We often hear the phrase, ‘your behavior determines your results.’ It was made popular by Rick Warren, author of The Purpose Driven Life: What on Earth Am I Here For?

It may sound too simple, but this is more than just a saying. It is a reality that many people fail to recognize. Our behavior encompasses our actions, thoughts and attitudes. It is part of our identity that profoundly influences our choices, decisions and outcomes.

I would argue that one’s behavior is the MOST SIGNIFICANT driving force behind his/her success or failure in life! One’s behavior shapes his or her

  1. relationships,
  2. career,
  3. finances and
  4. personal growth.

Behavior is an essential factor in determining whether a person achieves significant progress or stagnation.

The Fruits of Positive Behaviors

Positive behavior results in positive outcomes. It’s a direct cause-effect reaction. A person’s ability and willingness to interact, collaborate and influence others positively can contribute considerably to them reaching their life goals.

Positive behavior also fosters the development of essential competencies such as leadership, self-discipline and resilience.

Positive behaviors in the workplace might include:

  • Keeping your hands/feet to yourself.
  • Being kind to others.
  • Using manners.
  • Being a good listener.
  • Respecting the property of others.
  • Completing assignments.
  • Giving credit where credit is due.

The Results of Negative Behaviors

Negative behavior, on the other hand, has detrimental effects — including deteriorating relationships, missed opportunities and career stagnation.

Negative behavior includes

  • procrastination,
  • pessimism,
  • finger-pointing,
  • lack of initiative and

If you don’t like where you are or where you are headed, check your behaviors.

What Drives Behavior?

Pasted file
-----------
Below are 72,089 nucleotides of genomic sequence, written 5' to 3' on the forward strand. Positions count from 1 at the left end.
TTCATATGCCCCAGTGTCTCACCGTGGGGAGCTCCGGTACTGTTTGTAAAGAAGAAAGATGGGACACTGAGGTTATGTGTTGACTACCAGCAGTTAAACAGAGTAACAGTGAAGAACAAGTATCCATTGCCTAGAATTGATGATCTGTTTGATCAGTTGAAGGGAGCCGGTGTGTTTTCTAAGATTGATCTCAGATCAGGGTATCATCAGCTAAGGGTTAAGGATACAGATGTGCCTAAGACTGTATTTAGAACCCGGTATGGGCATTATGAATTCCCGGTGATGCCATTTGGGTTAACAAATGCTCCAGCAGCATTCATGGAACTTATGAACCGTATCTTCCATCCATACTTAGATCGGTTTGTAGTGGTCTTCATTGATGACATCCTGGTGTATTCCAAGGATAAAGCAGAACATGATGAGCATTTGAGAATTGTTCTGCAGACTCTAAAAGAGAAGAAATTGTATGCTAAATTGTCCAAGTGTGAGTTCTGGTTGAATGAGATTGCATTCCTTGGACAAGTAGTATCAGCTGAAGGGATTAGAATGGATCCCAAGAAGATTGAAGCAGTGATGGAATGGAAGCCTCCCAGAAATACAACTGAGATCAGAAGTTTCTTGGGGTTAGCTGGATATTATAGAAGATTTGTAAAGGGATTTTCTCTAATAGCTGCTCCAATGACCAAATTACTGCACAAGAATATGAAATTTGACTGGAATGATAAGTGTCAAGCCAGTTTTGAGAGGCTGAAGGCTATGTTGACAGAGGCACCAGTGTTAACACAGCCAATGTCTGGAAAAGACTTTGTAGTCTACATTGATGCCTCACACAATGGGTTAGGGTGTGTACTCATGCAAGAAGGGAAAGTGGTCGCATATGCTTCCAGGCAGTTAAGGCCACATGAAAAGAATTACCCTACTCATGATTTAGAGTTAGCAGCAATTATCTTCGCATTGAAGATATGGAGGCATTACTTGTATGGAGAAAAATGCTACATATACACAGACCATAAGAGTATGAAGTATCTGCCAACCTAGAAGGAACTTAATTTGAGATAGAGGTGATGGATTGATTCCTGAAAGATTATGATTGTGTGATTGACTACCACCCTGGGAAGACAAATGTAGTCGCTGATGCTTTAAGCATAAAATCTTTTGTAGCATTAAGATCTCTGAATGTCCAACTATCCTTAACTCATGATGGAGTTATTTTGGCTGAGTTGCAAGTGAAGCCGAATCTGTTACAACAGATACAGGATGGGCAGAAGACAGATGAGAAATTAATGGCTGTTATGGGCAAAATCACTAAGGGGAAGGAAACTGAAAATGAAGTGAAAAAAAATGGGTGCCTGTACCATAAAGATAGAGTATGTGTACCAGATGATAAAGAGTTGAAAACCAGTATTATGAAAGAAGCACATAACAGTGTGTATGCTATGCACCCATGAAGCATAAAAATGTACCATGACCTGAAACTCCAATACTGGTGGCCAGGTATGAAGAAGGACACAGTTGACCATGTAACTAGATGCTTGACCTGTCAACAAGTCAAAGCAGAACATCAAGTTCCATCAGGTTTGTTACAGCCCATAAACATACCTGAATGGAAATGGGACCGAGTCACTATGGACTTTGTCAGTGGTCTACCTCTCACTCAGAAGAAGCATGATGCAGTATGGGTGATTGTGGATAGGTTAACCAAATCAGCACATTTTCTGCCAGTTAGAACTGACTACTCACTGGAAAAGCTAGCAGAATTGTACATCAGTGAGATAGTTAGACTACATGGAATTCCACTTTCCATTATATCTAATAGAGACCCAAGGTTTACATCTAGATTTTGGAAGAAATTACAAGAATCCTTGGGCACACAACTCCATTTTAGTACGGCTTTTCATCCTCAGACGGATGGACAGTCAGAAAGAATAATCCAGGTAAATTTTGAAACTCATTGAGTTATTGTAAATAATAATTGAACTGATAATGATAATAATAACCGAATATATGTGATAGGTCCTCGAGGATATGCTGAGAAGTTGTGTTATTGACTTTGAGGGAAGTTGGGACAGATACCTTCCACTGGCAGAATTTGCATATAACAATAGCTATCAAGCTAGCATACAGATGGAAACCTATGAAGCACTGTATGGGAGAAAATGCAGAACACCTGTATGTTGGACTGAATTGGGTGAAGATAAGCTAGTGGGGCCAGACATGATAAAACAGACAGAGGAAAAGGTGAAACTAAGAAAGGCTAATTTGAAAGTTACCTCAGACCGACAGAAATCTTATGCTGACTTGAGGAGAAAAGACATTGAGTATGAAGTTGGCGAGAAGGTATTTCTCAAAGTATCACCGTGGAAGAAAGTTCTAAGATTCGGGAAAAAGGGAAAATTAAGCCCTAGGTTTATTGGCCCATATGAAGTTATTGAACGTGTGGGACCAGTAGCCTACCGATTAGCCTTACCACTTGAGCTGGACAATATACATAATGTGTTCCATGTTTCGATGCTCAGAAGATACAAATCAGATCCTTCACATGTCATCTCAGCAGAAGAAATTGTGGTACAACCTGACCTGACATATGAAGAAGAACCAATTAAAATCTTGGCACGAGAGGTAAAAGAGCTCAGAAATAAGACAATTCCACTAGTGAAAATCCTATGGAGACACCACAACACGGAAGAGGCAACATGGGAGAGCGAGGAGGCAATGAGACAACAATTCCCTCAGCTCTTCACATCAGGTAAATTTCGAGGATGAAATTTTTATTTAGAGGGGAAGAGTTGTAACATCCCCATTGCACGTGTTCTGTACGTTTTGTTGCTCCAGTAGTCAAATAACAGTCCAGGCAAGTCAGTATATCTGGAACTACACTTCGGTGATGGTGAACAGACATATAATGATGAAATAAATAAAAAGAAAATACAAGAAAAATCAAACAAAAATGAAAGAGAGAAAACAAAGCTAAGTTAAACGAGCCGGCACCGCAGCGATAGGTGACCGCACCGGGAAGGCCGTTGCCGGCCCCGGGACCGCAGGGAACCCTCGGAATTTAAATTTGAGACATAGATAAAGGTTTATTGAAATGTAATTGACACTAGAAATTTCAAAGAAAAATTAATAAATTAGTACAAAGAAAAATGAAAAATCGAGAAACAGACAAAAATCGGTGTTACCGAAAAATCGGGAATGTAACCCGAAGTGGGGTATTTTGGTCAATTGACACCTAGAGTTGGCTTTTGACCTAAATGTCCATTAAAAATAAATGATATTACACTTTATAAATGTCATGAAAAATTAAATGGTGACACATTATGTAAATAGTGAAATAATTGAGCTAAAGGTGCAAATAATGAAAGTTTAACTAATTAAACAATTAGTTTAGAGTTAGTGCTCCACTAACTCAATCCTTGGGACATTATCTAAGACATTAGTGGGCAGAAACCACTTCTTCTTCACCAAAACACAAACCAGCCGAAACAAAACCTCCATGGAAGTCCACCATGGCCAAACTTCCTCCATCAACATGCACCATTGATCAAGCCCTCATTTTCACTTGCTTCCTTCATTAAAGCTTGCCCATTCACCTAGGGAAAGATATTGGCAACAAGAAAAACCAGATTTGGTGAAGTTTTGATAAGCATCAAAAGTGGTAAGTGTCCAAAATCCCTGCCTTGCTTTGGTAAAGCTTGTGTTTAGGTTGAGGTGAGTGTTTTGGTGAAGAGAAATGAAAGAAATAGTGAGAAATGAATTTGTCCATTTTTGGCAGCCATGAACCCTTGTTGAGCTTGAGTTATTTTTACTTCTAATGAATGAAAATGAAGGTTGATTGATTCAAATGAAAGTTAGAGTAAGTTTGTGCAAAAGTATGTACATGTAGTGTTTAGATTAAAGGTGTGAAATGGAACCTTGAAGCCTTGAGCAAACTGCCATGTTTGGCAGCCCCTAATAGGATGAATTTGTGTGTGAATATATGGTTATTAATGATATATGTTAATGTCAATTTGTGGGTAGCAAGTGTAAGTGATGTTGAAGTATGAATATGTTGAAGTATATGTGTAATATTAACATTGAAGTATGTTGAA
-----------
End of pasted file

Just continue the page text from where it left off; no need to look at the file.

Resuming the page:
Two things: beliefs and values.

Beliefs are the things we hold to be true, whether or not they can be proven. They are both developed and inherited. As children, we take on the views of our parents and teachers. Later, we look to our mentors and colleagues to form our behavioral norms. We also develop beliefs resulting from personal experiences and the feelings associated with those experiences.

We also develop beliefs through repeated actions. If you are consistently late, you start to believe that you are terrible at time management.

We have beliefs about

  • ourselves, such as “I’m beautiful”; “I’m strong”; or “I’m accident-prone” and
  • others, such as “That ethnic group is lazy” or “My cousin catches all the breaks.”

While beliefs about others can lead to xenophobia, racism and sexism, or the opposite of those, beliefs about ourselves drive our self-image. The gap between our beliefs about others and ourselves creates our attitude and, eventually, shapes our belief about our world in general.

Values tell us right from wrong. They often come from our beliefs, but not always. Some values are easy to understand by their name—honesty, fitness and curiosity, for example. Other values are more difficult to define because they mean different things to different people.

For instance, a person who values honesty and success might not sacrifice honesty for success if honesty ranks higher in their system of values. But what about when things are reversed? At what point does the value of success push you to ignore the value of honesty?

Changing Your Behavior

The great thing is, your beliefs and values do not control you, as long as you become self-aware and take charge of your life. Behaviors can be changed through self-awareness, mindfulness and intentional effort.

Positive behavior is a skill that can be learned and nurtured over time. You can start by identifying negative behaviors, setting achievable goals and practicing positive behaviors daily. If you need help, a certified life coach or mental health counselor can assist.

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